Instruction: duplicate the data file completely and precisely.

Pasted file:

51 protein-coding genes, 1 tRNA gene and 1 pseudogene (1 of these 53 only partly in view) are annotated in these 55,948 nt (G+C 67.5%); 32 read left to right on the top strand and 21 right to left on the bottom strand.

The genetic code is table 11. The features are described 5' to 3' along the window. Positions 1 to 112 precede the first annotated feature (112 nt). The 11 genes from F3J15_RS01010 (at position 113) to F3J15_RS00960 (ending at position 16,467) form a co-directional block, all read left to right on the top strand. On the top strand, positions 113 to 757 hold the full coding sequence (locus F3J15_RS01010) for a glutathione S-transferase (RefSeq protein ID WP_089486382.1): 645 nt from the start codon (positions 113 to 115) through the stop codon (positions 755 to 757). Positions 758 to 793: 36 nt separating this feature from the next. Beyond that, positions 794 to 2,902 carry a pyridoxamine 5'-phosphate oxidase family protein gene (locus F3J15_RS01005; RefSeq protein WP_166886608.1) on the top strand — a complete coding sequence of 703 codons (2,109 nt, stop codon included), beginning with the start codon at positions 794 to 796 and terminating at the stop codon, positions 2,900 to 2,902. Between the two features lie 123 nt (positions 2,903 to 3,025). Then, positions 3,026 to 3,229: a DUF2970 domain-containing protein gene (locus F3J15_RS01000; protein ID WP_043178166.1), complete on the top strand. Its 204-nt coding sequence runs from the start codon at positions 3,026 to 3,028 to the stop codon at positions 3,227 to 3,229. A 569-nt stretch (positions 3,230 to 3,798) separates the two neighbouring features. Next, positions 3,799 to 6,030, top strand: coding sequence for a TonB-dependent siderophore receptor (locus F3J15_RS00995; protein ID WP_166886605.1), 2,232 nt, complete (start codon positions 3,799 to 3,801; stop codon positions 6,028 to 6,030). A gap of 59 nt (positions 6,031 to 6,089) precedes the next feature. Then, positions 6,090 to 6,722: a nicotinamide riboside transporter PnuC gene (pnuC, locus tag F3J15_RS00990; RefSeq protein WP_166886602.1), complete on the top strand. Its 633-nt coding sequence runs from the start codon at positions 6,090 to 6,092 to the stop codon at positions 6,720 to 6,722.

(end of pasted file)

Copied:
51 protein-coding genes, 1 tRNA gene and 1 pseudogene (1 of these 53 only partly in view) are annotated in these 55,948 nt (G+C 67.5%); 32 read left to right on the top strand and 21 right to left on the bottom strand.

The genetic code is table 11. The features are described 5' to 3' along the window. Positions 1 to 112 precede the first annotated feature (112 nt). The 11 genes from F3J15_RS01010 (at position 113) to F3J15_RS00960 (ending at position 16,467) form a co-directional block, all read left to right on the top strand. On the top strand, positions 113 to 757 hold the full coding sequence (locus F3J15_RS01010) for a glutathione S-transferase (RefSeq protein ID WP_089486382.1): 645 nt from the start codon (positions 113 to 115) through the stop codon (positions 755 to 757). Positions 758 to 793: 36 nt separating this feature from the next. Beyond that, positions 794 to 2,902 carry a pyridoxamine 5'-phosphate oxidase family protein gene (locus F3J15_RS01005; RefSeq protein WP_166886608.1) on the top strand — a complete coding sequence of 703 codons (2,109 nt, stop codon included), beginning with the start codon at positions 794 to 796 and terminating at the stop codon, positions 2,900 to 2,902. Between the two features lie 123 nt (positions 2,903 to 3,025). Then, positions 3,026 to 3,229: a DUF2970 domain-containing protein gene (locus F3J15_RS01000; protein ID WP_043178166.1), complete on the top strand. Its 204-nt coding sequence runs from the start codon at positions 3,026 to 3,028 to the stop codon at positions 3,227 to 3,229. A 569-nt stretch (positions 3,230 to 3,798) separates the two neighbouring features. Next, positions 3,799 to 6,030, top strand: coding sequence for a TonB-dependent siderophore receptor (locus F3J15_RS00995; protein ID WP_166886605.1), 2,232 nt, complete (start codon positions 3,799 to 3,801; stop codon positions 6,028 to 6,030). A gap of 59 nt (positions 6,031 to 6,089) precedes the next feature. Then, positions 6,090 to 6,722: a nicotinamide riboside transporter PnuC gene (pnuC, locus tag F3J15_RS00990; RefSeq protein WP_166886602.1), complete on the top strand. Its 633-nt coding sequence runs from the start codon at positions 6,090 to 6,092 to the stop codon at positions 6,720 to 6,722.